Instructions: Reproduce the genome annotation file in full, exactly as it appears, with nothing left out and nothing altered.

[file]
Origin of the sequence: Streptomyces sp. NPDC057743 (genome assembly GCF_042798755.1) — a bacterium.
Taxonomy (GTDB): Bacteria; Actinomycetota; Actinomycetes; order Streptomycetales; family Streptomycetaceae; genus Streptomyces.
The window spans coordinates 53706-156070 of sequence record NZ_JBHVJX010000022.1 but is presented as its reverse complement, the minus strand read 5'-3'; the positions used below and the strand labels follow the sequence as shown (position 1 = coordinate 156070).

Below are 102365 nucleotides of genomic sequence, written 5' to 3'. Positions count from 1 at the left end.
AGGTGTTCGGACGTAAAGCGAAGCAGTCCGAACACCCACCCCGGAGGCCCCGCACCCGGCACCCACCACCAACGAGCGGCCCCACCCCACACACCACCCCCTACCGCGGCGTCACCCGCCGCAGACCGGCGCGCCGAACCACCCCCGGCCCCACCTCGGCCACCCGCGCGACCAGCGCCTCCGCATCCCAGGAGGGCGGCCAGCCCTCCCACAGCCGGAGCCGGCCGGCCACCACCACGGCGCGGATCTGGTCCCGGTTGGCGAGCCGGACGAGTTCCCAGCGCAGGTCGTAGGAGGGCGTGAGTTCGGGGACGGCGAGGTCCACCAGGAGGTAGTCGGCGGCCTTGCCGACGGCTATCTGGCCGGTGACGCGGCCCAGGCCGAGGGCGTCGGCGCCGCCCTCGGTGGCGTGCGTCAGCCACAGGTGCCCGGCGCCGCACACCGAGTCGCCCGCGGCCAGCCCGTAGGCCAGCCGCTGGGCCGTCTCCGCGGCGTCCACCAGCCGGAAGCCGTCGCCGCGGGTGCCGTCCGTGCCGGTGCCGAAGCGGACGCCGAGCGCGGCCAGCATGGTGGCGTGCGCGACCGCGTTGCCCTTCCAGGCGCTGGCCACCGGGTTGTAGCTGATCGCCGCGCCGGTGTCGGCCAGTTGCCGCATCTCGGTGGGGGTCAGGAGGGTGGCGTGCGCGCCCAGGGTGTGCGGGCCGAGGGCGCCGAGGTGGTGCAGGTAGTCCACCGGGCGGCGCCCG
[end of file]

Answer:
Origin of the sequence: Streptomyces sp. NPDC057743 (genome assembly GCF_042798755.1) — a bacterium.
Taxonomy (GTDB): Bacteria; Actinomycetota; Actinomycetes; order Streptomycetales; family Streptomycetaceae; genus Streptomyces.
The window spans coordinates 53706-156070 of sequence record NZ_JBHVJX010000022.1 but is presented as its reverse complement, the minus strand read 5'-3'; the positions used below and the strand labels follow the sequence as shown (position 1 = coordinate 156070).

Below are 102365 nucleotides of genomic sequence, written 5' to 3'. Positions count from 1 at the left end.
AGGTGTTCGGACGTAAAGCGAAGCAGTCCGAACACCCACCCCGGAGGCCCCGCACCCGGCACCCACCACCAACGAGCGGCCCCACCCCACACACCACCCCCTACCGCGGCGTCACCCGCCGCAGACCGGCGCGCCGAACCACCCCCGGCCCCACCTCGGCCACCCGCGCGACCAGCGCCTCCGCATCCCAGGAGGGCGGCCAGCCCTCCCACAGCCGGAGCCGGCCGGCCACCACCACGGCGCGGATCTGGTCCCGGTTGGCGAGCCGGACGAGTTCCCAGCGCAGGTCGTAGGAGGGCGTGAGTTCGGGGACGGCGAGGTCCACCAGGAGGTAGTCGGCGGCCTTGCCGACGGCTATCTGGCCGGTGACGCGGCCCAGGCCGAGGGCGTCGGCGCCGCCCTCGGTGGCGTGCGTCAGCCACAGGTGCCCGGCGCCGCACACCGAGTCGCCCGCGGCCAGCCCGTAGGCCAGCCGCTGGGCCGTCTCCGCGGCGTCCACCAGCCGGAAGCCGTCGCCGCGGGTGCCGTCCGTGCCGGTGCCGAAGCGGACGCCGAGCGCGGCCAGCATGGTGGCGTGCGCGACCGCGTTGCCCTTCCAGGCGCTGGCCACCGGGTTGTAGCTGATCGCCGCGCCGGTGTCGGCCAGTTGCCGCATCTCGGTGGGGGTCAGGAGGGTGGCGTGCGCGCCCAGGGTGTGCGGGCCGAGGGCGCCGAGGTGGTGCAGGTAGTCCACCGGGCGGCGCCCG